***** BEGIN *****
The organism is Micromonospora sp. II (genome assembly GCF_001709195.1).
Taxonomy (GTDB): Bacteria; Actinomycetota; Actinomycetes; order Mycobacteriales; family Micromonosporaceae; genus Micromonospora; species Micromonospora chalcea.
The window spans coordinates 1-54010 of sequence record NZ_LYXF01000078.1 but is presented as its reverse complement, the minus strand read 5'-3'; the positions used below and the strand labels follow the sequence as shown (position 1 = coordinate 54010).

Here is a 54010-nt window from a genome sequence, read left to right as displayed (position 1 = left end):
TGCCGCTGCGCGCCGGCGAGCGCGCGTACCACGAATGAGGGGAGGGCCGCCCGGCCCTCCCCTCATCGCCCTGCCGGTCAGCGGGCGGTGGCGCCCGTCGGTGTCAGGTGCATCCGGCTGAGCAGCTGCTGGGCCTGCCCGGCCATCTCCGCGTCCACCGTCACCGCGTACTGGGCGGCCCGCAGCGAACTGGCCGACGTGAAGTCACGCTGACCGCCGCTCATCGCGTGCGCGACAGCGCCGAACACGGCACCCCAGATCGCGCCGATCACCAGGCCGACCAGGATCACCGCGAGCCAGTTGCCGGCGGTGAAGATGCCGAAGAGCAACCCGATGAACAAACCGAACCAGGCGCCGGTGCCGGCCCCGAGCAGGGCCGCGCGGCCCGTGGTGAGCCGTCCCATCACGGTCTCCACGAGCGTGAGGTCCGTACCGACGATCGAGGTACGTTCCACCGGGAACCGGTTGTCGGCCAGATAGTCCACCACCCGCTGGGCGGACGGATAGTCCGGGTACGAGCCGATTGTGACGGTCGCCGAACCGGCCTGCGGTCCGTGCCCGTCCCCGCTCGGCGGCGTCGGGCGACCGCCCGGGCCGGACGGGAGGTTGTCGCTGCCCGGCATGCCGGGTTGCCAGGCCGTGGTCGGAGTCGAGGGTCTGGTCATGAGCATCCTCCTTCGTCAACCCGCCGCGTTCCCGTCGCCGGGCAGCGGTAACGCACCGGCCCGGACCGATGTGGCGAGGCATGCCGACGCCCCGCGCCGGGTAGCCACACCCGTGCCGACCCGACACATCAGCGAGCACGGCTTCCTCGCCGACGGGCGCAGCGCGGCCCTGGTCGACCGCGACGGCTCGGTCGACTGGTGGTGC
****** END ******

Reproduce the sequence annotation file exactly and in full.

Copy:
The organism is Micromonospora sp. II (genome assembly GCF_001709195.1).
Taxonomy (GTDB): Bacteria; Actinomycetota; Actinomycetes; order Mycobacteriales; family Micromonosporaceae; genus Micromonospora; species Micromonospora chalcea.
The window spans coordinates 1-54010 of sequence record NZ_LYXF01000078.1 but is presented as its reverse complement, the minus strand read 5'-3'; the positions used below and the strand labels follow the sequence as shown (position 1 = coordinate 54010).

Here is a 54010-nt window from a genome sequence, read left to right as displayed (position 1 = left end):
TGCCGCTGCGCGCCGGCGAGCGCGCGTACCACGAATGAGGGGAGGGCCGCCCGGCCCTCCCCTCATCGCCCTGCCGGTCAGCGGGCGGTGGCGCCCGTCGGTGTCAGGTGCATCCGGCTGAGCAGCTGCTGGGCCTGCCCGGCCATCTCCGCGTCCACCGTCACCGCGTACTGGGCGGCCCGCAGCGAACTGGCCGACGTGAAGTCACGCTGACCGCCGCTCATCGCGTGCGCGACAGCGCCGAACACGGCACCCCAGATCGCGCCGATCACCAGGCCGACCAGGATCACCGCGAGCCAGTTGCCGGCGGTGAAGATGCCGAAGAGCAACCCGATGAACAAACCGAACCAGGCGCCGGTGCCGGCCCCGAGCAGGGCCGCGCGGCCCGTGGTGAGCCGTCCCATCACGGTCTCCACGAGCGTGAGGTCCGTACCGACGATCGAGGTACGTTCCACCGGGAACCGGTTGTCGGCCAGATAGTCCACCACCCGCTGGGCGGACGGATAGTCCGGGTACGAGCCGATTGTGACGGTCGCCGAACCGGCCTGCGGTCCGTGCCCGTCCCCGCTCGGCGGCGTCGGGCGACCGCCCGGGCCGGACGGGAGGTTGTCGCTGCCCGGCATGCCGGGTTGCCAGGCCGTGGTCGGAGTCGAGGGTCTGGTCATGAGCATCCTCCTTCGTCAACCCGCCGCGTTCCCGTCGCCGGGCAGCGGTAACGCACCGGCCCGGACCGATGTGGCGAGGCATGCCGACGCCCCGCGCCGGGTAGCCACACCCGTGCCGACCCGACACATCAGCGAGCACGGCTTCCTCGCCGACGGGCGCAGCGCGGCCCTGGTCGACCGCGACGGCTCGGTCGACTGGTGGTGC